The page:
img_2174

this message will self-destruct in…

This month, I returned again to Sacred Heart for another retreat. I was struck by many things, but one of them was an innovative and insightful way to approach the Bible. Father Kinerk shared something along these lines (as interpreted by me): When you are in love with someone, you visit their home to meet their family. While there, you peruse photo albums from your significant other’s past. While perusing, your present conversation is filled with questions, comments, laughter, tears, responses, dialogue, and such. What is most important is not the photo album with its events and images, but the Read More

img_2174

snooze–turn off the alarm

According to the deconstructionist Jacques Derrida, there is a gap between the signifier and the signified; in other words, when we say something, it often fails to truly convey the essence of what we mean. In this inadequacy–the gap between the word and what lies beneath it–there is room to play. With that in mind, I’d like to return to playing with another metaphor to talk about education. On my dark and snowy drive to work early this morning, I listened to a story on NPR about “alarm fatigue.” The story explained the necessity of alarms in a hospital, as Read More

img_2174

with just a word

I spent a night in silent retreat at Sacred Heart in November to process the loss of my Mother. While meeting with my spiritual director for the weekend, I remember vividly her advice “to speak aloud my desires.” This resonated deep within me then, and still does, since I spend so much time in my own head. Often what it is there (besides cobwebs and “that’s what she said jokes”) are negative words built on fear, anxiety, and insecurity. Speaking aloud what I want, rather than dodging what I don’t, gives power to the positive promise rather than the annoying Read More

img_2174

the secret story-truths

Today was a day in the classroom which fed my soul. Thanks to an identity activity two colleagues facilitated in my classroom, I had the idea to have the students write and share the stories behind an aspect of their identity. For example, I am Caucasian American, but my sister’s in-laws are Mexican, and the church I grew up in was predominantly African-American. So I wrote the story behind my skin color–how it is more than white due to these formative experiences. I think I’ll share that later. After students wrote their stories on a self-selected aspect of identity, they Read More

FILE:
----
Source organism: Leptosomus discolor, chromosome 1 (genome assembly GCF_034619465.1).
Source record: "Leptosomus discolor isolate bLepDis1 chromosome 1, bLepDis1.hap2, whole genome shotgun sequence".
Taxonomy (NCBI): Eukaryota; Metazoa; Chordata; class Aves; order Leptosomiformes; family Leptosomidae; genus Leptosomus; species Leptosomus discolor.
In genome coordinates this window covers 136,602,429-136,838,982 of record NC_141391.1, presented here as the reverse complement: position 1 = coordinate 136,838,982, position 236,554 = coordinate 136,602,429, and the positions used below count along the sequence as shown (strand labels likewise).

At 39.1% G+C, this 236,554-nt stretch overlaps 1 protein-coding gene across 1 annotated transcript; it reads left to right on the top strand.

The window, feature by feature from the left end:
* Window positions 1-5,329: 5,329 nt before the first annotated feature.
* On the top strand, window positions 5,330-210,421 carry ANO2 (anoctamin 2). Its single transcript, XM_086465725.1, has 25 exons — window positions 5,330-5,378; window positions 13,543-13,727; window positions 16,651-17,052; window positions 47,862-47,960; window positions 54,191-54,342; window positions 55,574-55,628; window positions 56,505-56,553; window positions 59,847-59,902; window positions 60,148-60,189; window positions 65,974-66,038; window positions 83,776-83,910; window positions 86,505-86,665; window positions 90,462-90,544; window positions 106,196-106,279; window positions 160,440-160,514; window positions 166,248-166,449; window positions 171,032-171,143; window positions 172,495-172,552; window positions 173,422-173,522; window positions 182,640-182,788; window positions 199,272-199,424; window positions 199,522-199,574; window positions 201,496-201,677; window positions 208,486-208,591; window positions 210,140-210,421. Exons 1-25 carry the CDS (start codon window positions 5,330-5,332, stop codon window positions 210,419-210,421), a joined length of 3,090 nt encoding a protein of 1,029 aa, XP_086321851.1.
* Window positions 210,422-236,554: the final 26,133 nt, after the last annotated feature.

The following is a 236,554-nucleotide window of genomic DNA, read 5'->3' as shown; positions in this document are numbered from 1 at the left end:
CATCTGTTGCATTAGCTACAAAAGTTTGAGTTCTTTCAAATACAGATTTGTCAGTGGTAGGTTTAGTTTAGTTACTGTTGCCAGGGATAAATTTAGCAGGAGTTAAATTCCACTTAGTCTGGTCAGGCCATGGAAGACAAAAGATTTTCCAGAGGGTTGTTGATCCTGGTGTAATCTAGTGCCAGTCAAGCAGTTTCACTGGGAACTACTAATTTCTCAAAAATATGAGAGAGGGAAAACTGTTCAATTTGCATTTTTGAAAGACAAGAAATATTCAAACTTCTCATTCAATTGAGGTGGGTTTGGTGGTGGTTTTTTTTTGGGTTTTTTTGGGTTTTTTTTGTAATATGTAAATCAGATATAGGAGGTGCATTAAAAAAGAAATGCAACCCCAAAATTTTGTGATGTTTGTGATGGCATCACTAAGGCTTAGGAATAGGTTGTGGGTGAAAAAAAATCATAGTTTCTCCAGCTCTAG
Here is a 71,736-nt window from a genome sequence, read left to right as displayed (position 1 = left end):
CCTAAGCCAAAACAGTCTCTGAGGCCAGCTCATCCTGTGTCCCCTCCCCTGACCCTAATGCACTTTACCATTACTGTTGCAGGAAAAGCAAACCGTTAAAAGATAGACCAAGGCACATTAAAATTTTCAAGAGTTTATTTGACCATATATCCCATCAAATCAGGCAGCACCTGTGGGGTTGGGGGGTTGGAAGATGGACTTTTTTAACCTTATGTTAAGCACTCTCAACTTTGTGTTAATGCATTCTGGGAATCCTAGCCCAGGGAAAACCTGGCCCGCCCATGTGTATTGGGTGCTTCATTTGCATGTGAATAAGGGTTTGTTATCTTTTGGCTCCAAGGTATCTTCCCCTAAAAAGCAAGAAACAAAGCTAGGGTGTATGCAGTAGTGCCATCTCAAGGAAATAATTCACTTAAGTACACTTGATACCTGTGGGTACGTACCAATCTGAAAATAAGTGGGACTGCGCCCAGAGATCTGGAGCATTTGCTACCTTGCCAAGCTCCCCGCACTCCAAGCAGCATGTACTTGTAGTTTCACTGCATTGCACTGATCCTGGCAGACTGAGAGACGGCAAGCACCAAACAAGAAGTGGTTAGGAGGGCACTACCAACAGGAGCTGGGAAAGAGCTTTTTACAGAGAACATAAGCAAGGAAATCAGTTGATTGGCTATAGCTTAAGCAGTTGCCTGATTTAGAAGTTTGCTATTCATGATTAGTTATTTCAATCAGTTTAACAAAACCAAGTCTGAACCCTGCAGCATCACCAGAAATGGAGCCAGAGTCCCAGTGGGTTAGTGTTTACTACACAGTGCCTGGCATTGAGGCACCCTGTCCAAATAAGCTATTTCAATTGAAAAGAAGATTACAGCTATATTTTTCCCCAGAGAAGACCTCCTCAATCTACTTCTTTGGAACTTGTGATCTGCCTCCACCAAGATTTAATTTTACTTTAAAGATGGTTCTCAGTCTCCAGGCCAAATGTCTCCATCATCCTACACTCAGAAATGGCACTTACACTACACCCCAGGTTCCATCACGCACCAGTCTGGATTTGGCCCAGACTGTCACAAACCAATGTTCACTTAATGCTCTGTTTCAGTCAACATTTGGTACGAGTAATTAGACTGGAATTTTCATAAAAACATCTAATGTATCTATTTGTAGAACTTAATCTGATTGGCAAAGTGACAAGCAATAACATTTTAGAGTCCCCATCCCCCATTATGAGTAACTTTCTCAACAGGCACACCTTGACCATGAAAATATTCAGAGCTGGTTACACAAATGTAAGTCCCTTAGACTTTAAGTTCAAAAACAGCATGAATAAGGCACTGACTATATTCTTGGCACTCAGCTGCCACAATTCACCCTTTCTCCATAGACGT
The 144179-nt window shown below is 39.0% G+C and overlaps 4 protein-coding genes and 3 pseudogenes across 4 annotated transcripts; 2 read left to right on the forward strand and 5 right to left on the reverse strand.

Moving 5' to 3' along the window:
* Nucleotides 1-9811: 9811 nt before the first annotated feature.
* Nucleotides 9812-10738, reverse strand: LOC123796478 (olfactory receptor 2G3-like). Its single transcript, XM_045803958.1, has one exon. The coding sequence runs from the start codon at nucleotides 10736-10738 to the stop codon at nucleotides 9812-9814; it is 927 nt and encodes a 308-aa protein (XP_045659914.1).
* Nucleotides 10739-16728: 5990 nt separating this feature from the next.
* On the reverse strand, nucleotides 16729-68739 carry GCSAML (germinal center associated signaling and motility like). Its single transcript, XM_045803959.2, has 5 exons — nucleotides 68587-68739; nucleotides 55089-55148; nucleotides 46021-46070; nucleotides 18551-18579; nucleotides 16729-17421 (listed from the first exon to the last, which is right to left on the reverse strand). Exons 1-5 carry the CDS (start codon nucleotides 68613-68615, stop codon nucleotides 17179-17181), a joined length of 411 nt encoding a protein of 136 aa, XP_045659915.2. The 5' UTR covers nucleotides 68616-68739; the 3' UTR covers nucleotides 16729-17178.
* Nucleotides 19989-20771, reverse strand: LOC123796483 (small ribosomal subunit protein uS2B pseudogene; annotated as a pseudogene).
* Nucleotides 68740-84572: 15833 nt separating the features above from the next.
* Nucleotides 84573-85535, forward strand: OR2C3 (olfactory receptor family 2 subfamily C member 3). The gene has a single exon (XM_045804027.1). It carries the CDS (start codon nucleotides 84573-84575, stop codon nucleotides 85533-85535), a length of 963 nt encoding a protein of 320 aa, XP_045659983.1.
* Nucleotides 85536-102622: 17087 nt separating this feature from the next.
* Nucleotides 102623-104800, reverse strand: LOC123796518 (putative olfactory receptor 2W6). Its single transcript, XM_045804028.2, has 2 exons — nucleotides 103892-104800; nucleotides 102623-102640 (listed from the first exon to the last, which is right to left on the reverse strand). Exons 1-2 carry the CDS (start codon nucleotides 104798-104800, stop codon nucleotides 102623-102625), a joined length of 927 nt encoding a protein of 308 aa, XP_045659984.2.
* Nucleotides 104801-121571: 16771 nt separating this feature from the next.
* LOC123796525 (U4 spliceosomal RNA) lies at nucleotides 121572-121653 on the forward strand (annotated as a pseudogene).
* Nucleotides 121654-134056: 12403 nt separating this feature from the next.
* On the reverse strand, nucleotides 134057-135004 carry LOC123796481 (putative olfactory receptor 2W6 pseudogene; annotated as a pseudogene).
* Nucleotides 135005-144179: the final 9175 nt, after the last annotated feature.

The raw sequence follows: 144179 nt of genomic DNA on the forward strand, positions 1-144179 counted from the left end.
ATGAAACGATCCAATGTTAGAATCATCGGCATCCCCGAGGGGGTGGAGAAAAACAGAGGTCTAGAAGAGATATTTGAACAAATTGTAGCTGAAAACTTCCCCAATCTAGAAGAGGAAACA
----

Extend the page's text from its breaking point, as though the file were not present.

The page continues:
img_2174

The Nation of Educalculation

I grew up playing school. My friends and I would sit in a room, draw on a chalkboard, take turns playing the teacher and students, and–get this–make, complete, and grade worksheets. (I feel like I should be admitting that at some sort of teacher anonymous meeting.) Fast forward about two decades–I quit college to attend cosmetology school. I worked in several salons for several years, loving the art and science of beauty. But soon I realized there was an emptiness…an emptiness which echoed of my childhood playing-school days. So I transitioned from behind the salon chair to the front desk Read More

img_2174

unresolutions

I know, I know. I’m going there. It’s that time of year when the majority of people resolve to do things differently, be kinder, lose weight, laugh more, stress less…yada yada. I use to be real into that as well. I’m pretty sure at one point I even had a journal, The New Year’s Journal (yes, it is entitled to propercase font), where I’d list my resolutions each year so that I could keep track of them. But the past couple of years have felt like an unwinding and an unlearning of that mentality. Not to mention how easy it Read More